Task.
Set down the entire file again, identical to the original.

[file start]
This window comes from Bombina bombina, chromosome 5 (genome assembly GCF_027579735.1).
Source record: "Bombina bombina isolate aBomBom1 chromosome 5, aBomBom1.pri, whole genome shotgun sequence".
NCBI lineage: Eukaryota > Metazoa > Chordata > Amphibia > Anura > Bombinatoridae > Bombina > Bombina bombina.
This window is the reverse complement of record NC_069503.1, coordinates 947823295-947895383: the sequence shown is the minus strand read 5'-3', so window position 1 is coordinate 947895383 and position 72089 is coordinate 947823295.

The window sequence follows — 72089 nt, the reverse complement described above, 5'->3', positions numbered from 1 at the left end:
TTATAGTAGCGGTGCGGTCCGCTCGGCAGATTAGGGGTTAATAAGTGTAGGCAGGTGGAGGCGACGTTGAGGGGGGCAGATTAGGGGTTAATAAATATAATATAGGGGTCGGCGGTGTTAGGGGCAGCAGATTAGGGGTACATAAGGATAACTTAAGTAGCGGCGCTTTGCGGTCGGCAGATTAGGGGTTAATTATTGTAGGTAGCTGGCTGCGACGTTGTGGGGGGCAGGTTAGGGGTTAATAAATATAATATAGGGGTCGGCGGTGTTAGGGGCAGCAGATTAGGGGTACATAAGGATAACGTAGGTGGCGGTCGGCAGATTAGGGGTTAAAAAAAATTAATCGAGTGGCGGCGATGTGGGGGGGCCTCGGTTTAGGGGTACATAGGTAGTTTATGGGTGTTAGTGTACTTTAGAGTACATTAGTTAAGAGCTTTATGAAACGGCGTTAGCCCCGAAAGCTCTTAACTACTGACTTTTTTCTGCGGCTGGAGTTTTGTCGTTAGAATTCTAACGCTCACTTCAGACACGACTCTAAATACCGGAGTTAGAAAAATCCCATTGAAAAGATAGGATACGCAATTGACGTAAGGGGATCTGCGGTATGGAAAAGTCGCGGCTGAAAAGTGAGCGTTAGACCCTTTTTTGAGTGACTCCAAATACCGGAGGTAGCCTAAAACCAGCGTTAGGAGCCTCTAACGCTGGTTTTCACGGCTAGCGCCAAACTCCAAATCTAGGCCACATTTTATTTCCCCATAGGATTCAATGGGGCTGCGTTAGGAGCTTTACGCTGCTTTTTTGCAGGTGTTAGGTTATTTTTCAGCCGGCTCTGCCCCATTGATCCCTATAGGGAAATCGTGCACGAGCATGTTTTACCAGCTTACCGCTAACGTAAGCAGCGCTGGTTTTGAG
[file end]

This window comes from Bombina bombina, chromosome 5 (genome assembly GCF_027579735.1).
Source record: "Bombina bombina isolate aBomBom1 chromosome 5, aBomBom1.pri, whole genome shotgun sequence".
NCBI lineage: Eukaryota > Metazoa > Chordata > Amphibia > Anura > Bombinatoridae > Bombina > Bombina bombina.
This window is the reverse complement of record NC_069503.1, coordinates 947823295-947895383: the sequence shown is the minus strand read 5'-3', so window position 1 is coordinate 947895383 and position 72089 is coordinate 947823295.

The window sequence follows — 72089 nt, the reverse complement described above, 5'->3', positions numbered from 1 at the left end:
TTATAGTAGCGGTGCGGTCCGCTCGGCAGATTAGGGGTTAATAAGTGTAGGCAGGTGGAGGCGACGTTGAGGGGGGCAGATTAGGGGTTAATAAATATAATATAGGGGTCGGCGGTGTTAGGGGCAGCAGATTAGGGGTACATAAGGATAACTTAAGTAGCGGCGCTTTGCGGTCGGCAGATTAGGGGTTAATTATTGTAGGTAGCTGGCTGCGACGTTGTGGGGGGCAGGTTAGGGGTTAATAAATATAATATAGGGGTCGGCGGTGTTAGGGGCAGCAGATTAGGGGTACATAAGGATAACGTAGGTGGCGGTCGGCAGATTAGGGGTTAAAAAAAATTAATCGAGTGGCGGCGATGTGGGGGGGCCTCGGTTTAGGGGTACATAGGTAGTTTATGGGTGTTAGTGTACTTTAGAGTACATTAGTTAAGAGCTTTATGAAACGGCGTTAGCCCCGAAAGCTCTTAACTACTGACTTTTTTCTGCGGCTGGAGTTTTGTCGTTAGAATTCTAACGCTCACTTCAGACACGACTCTAAATACCGGAGTTAGAAAAATCCCATTGAAAAGATAGGATACGCAATTGACGTAAGGGGATCTGCGGTATGGAAAAGTCGCGGCTGAAAAGTGAGCGTTAGACCCTTTTTTGAGTGACTCCAAATACCGGAGGTAGCCTAAAACCAGCGTTAGGAGCCTCTAACGCTGGTTTTCACGGCTAGCGCCAAACTCCAAATCTAGGCCACATTTTATTTCCCCATAGGATTCAATGGGGCTGCGTTAGGAGCTTTACGCTGCTTTTTTGCAGGTGTTAGGTTATTTTTCAGCCGGCTCTGCCCCATTGATCCCTATAGGGAAATCGTGCACGAGCATGTTTTACCAGCTTACCGCTAACGTAAGCAGCGCTGGTTTTGAG